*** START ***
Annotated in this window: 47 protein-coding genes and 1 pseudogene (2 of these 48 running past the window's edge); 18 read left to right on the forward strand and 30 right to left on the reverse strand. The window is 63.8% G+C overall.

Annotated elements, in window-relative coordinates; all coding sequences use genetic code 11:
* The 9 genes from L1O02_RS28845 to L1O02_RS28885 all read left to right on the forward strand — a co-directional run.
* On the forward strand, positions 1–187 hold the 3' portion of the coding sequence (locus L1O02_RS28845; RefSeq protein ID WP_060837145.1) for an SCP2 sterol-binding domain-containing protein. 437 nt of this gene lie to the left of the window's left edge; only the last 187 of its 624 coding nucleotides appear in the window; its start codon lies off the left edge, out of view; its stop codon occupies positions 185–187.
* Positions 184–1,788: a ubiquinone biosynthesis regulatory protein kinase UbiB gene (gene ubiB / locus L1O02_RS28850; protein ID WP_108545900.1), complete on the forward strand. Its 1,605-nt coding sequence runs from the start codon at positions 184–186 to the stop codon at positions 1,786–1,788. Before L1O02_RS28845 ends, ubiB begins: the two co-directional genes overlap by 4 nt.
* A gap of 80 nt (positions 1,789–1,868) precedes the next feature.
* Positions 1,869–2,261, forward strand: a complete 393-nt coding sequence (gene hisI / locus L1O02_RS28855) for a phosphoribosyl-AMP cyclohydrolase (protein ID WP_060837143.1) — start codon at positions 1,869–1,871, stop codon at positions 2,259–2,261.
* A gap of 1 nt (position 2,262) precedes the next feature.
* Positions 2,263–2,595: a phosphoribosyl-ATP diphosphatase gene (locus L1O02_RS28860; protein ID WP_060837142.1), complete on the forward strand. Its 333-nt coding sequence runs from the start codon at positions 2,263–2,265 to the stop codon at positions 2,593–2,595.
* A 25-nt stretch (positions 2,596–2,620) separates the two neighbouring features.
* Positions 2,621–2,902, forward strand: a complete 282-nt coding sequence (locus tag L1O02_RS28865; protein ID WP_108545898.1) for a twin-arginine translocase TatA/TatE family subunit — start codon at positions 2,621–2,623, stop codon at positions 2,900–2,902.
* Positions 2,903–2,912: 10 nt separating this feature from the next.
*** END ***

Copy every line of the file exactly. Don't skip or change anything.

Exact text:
Annotated in this window: 47 protein-coding genes and 1 pseudogene (2 of these 48 running past the window's edge); 18 read left to right on the forward strand and 30 right to left on the reverse strand. The window is 63.8% G+C overall.

Annotated elements, in window-relative coordinates; all coding sequences use genetic code 11:
* The 9 genes from L1O02_RS28845 to L1O02_RS28885 all read left to right on the forward strand — a co-directional run.
* On the forward strand, positions 1–187 hold the 3' portion of the coding sequence (locus L1O02_RS28845; RefSeq protein ID WP_060837145.1) for an SCP2 sterol-binding domain-containing protein. 437 nt of this gene lie to the left of the window's left edge; only the last 187 of its 624 coding nucleotides appear in the window; its start codon lies off the left edge, out of view; its stop codon occupies positions 185–187.
* Positions 184–1,788: a ubiquinone biosynthesis regulatory protein kinase UbiB gene (gene ubiB / locus L1O02_RS28850; protein ID WP_108545900.1), complete on the forward strand. Its 1,605-nt coding sequence runs from the start codon at positions 184–186 to the stop codon at positions 1,786–1,788. Before L1O02_RS28845 ends, ubiB begins: the two co-directional genes overlap by 4 nt.
* A gap of 80 nt (positions 1,789–1,868) precedes the next feature.
* Positions 1,869–2,261, forward strand: a complete 393-nt coding sequence (gene hisI / locus L1O02_RS28855) for a phosphoribosyl-AMP cyclohydrolase (protein ID WP_060837143.1) — start codon at positions 1,869–1,871, stop codon at positions 2,259–2,261.
* A gap of 1 nt (position 2,262) precedes the next feature.
* Positions 2,263–2,595: a phosphoribosyl-ATP diphosphatase gene (locus L1O02_RS28860; protein ID WP_060837142.1), complete on the forward strand. Its 333-nt coding sequence runs from the start codon at positions 2,263–2,265 to the stop codon at positions 2,593–2,595.
* A 25-nt stretch (positions 2,596–2,620) separates the two neighbouring features.
* Positions 2,621–2,902, forward strand: a complete 282-nt coding sequence (locus tag L1O02_RS28865; protein ID WP_108545898.1) for a twin-arginine translocase TatA/TatE family subunit — start codon at positions 2,621–2,623, stop codon at positions 2,900–2,902.
* Positions 2,903–2,912: 10 nt separating this feature from the next.